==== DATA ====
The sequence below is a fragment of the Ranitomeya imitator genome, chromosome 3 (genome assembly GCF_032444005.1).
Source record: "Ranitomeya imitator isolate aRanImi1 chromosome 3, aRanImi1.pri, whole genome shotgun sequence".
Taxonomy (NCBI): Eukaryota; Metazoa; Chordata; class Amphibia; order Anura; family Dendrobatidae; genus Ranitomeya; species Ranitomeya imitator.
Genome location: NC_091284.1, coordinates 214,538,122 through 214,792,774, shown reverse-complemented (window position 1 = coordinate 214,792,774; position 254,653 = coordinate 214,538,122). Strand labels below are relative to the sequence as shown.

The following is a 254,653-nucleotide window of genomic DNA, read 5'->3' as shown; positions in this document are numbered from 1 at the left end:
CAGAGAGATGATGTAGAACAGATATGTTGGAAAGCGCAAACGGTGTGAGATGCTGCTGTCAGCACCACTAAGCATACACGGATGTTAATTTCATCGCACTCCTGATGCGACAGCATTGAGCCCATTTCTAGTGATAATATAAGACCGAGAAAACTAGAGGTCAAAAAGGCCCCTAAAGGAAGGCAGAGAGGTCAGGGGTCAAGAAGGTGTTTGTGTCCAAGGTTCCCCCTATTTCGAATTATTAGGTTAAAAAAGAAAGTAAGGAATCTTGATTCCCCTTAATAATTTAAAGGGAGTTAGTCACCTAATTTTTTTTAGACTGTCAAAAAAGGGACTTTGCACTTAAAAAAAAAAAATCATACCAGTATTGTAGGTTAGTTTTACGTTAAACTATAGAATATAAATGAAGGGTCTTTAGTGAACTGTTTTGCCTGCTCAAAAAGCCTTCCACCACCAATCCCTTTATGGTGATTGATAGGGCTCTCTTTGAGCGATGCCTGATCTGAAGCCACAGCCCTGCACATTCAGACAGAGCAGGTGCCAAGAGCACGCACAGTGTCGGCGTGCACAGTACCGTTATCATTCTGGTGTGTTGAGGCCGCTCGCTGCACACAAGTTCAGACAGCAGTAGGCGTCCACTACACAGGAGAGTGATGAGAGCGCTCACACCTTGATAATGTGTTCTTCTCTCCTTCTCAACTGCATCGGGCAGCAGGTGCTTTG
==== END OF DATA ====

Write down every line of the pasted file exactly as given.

The sequence below is a fragment of the Ranitomeya imitator genome, chromosome 3 (genome assembly GCF_032444005.1).
Source record: "Ranitomeya imitator isolate aRanImi1 chromosome 3, aRanImi1.pri, whole genome shotgun sequence".
Taxonomy (NCBI): Eukaryota; Metazoa; Chordata; class Amphibia; order Anura; family Dendrobatidae; genus Ranitomeya; species Ranitomeya imitator.
Genome location: NC_091284.1, coordinates 214,538,122 through 214,792,774, shown reverse-complemented (window position 1 = coordinate 214,792,774; position 254,653 = coordinate 214,538,122). Strand labels below are relative to the sequence as shown.

The following is a 254,653-nucleotide window of genomic DNA, read 5'->3' as shown; positions in this document are numbered from 1 at the left end:
CAGAGAGATGATGTAGAACAGATATGTTGGAAAGCGCAAACGGTGTGAGATGCTGCTGTCAGCACCACTAAGCATACACGGATGTTAATTTCATCGCACTCCTGATGCGACAGCATTGAGCCCATTTCTAGTGATAATATAAGACCGAGAAAACTAGAGGTCAAAAAGGCCCCTAAAGGAAGGCAGAGAGGTCAGGGGTCAAGAAGGTGTTTGTGTCCAAGGTTCCCCCTATTTCGAATTATTAGGTTAAAAAAGAAAGTAAGGAATCTTGATTCCCCTTAATAATTTAAAGGGAGTTAGTCACCTAATTTTTTTTAGACTGTCAAAAAAGGGACTTTGCACTTAAAAAAAAAAAATCATACCAGTATTGTAGGTTAGTTTTACGTTAAACTATAGAATATAAATGAAGGGTCTTTAGTGAACTGTTTTGCCTGCTCAAAAAGCCTTCCACCACCAATCCCTTTATGGTGATTGATAGGGCTCTCTTTGAGCGATGCCTGATCTGAAGCCACAGCCCTGCACATTCAGACAGAGCAGGTGCCAAGAGCACGCACAGTGTCGGCGTGCACAGTACCGTTATCATTCTGGTGTGTTGAGGCCGCTCGCTGCACACAAGTTCAGACAGCAGTAGGCGTCCACTACACAGGAGAGTGATGAGAGCGCTCACACCTTGATAATGTGTTCTTCTCTCCTTCTCAACTGCATCGGGCAGCAGGTGCTTTG